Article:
Friday, November 13, 2009

Ask the Wizard: Required Compliance Tools

Each Friday, the Wizard joins us to share an answer to one of the questions asked during the week. This week we had an excellent question about the publications that CBP requires brokers and importers to maintain.

Are U.S. importers required by Customs law to have a desktop copy of the U.S. Customs explanatory notes? If not, in a case of a customs audit will customs look to see if you have a copy for the purpose of reasonable care?

When dealing with import compliance, the answers are almost never quite as simple as “yes” and “no.” The CBP Regulations (19 CFR) do not require importers to maintain copies of the Explanatory Notes or other government publications; however, it is important for importers to have access to tools that will help them fulfill their responsibilities and demonstrate reasonable care. Additionally, a CBP audit requires importers to answer questions that indicate what resources are used and how they are used. Ask yourself this question. If CBP asked you to demonstrate how classification of a specific product was determined, how would you explain the process and what documentation would you provide? The Wizard might discuss this in another article if anyone is interested.

The types of tools importers maintain depend on the complexity and volume of transactions. For example, a low volume importer that only imports two products may not need to purchase the Explanatory Notes. However, an importer with hundreds of products and classifications or products identified as difficult to classify is more likely to need the Explanatory Notes, along with the HTSUS, access to binding rulings and other CBP publications. Remember, the importer has the ultimate responsibility for the accuracy for classifications, even if they use a broker. Another issue to consider is how the tools are used. It would be worse for an importer to purchase a copy of the Explanatory Notes, put them up on a shelf, and never use them, than to not have them at all. Consider the volume of imports, complexity of classifications, available resources, procedures and other factors. Don’t forget the other tools that are available.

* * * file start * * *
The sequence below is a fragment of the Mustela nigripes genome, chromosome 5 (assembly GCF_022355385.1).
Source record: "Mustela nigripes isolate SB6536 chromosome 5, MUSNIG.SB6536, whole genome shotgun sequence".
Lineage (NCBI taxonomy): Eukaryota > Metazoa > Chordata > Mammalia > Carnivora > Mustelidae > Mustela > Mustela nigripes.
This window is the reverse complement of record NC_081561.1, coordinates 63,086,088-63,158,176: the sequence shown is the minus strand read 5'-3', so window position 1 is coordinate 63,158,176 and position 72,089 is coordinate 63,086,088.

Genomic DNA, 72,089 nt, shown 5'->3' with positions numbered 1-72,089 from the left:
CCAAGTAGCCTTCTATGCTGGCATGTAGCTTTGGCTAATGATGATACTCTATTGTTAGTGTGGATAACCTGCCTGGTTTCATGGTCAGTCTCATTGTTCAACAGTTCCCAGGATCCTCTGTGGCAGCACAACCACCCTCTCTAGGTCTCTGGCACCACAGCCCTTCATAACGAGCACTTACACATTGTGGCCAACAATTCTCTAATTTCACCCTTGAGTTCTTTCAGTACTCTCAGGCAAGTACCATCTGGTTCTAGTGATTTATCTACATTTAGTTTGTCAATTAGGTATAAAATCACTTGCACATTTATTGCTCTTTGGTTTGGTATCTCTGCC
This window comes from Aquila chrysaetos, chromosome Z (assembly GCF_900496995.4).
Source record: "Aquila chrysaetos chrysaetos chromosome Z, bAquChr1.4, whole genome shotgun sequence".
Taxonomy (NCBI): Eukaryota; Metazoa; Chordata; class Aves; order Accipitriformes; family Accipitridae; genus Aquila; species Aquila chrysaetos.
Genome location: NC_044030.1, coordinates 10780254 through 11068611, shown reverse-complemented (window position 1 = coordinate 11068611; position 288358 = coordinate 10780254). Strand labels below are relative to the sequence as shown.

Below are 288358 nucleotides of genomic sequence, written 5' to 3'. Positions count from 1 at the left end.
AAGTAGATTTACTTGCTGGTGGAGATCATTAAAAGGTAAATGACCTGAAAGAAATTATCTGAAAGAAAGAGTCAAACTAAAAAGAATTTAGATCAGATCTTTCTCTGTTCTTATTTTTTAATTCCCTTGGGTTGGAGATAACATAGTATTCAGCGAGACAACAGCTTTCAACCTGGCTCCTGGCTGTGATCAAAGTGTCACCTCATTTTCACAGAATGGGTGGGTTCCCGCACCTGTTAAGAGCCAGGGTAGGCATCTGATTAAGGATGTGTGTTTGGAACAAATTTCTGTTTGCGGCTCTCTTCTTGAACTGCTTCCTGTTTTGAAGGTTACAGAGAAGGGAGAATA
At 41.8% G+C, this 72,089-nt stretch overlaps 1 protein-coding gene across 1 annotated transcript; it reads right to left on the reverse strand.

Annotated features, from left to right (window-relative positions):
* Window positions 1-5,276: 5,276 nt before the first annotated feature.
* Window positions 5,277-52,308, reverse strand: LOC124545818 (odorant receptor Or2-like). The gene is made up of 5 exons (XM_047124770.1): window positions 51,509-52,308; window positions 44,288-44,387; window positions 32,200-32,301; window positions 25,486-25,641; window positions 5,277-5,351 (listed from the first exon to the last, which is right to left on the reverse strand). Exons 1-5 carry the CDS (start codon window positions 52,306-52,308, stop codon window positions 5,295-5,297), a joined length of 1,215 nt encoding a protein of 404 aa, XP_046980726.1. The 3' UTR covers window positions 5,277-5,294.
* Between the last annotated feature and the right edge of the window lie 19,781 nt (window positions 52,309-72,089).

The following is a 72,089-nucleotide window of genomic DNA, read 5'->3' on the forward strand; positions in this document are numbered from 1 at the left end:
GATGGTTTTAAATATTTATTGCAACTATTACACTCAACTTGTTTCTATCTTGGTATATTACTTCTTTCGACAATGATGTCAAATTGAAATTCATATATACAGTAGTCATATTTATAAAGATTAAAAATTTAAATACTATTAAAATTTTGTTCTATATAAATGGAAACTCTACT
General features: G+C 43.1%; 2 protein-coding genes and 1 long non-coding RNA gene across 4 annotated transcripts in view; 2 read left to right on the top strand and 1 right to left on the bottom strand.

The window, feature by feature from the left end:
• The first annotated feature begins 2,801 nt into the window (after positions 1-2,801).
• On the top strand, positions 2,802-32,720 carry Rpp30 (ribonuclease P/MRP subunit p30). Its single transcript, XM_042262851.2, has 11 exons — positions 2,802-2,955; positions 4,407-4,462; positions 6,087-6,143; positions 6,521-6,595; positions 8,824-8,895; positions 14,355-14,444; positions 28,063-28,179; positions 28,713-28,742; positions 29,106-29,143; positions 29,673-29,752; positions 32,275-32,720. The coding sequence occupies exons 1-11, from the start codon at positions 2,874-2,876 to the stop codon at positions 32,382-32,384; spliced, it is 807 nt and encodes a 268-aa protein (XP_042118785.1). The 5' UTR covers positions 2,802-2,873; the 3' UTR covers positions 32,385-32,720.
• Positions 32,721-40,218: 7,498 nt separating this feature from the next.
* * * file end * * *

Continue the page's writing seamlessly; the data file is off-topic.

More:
• Code of Federal Regulations Title 19 (19 CFR)
  • Harmonized Tariff Schedule of the U.S (HTSUS)
  • Dictionaries and Reference Books
  • Internet Access
  • Procedures
  • Customs Rulings

While it is not mandatory that importers have all of these tools, use of them helps demonstrate reasonable care and compliance. They also make employee's jobs easier, and increase productivity and accuracy.

Do you have a question for the Wizard? Submit your question by clicking on the link in the space for “Ask the Wizard.” See you next Friday!

1 comment:

LaurenM said...

Great Post, Wiz! I have come up with a few more helpful tools & referenced your post on my blog.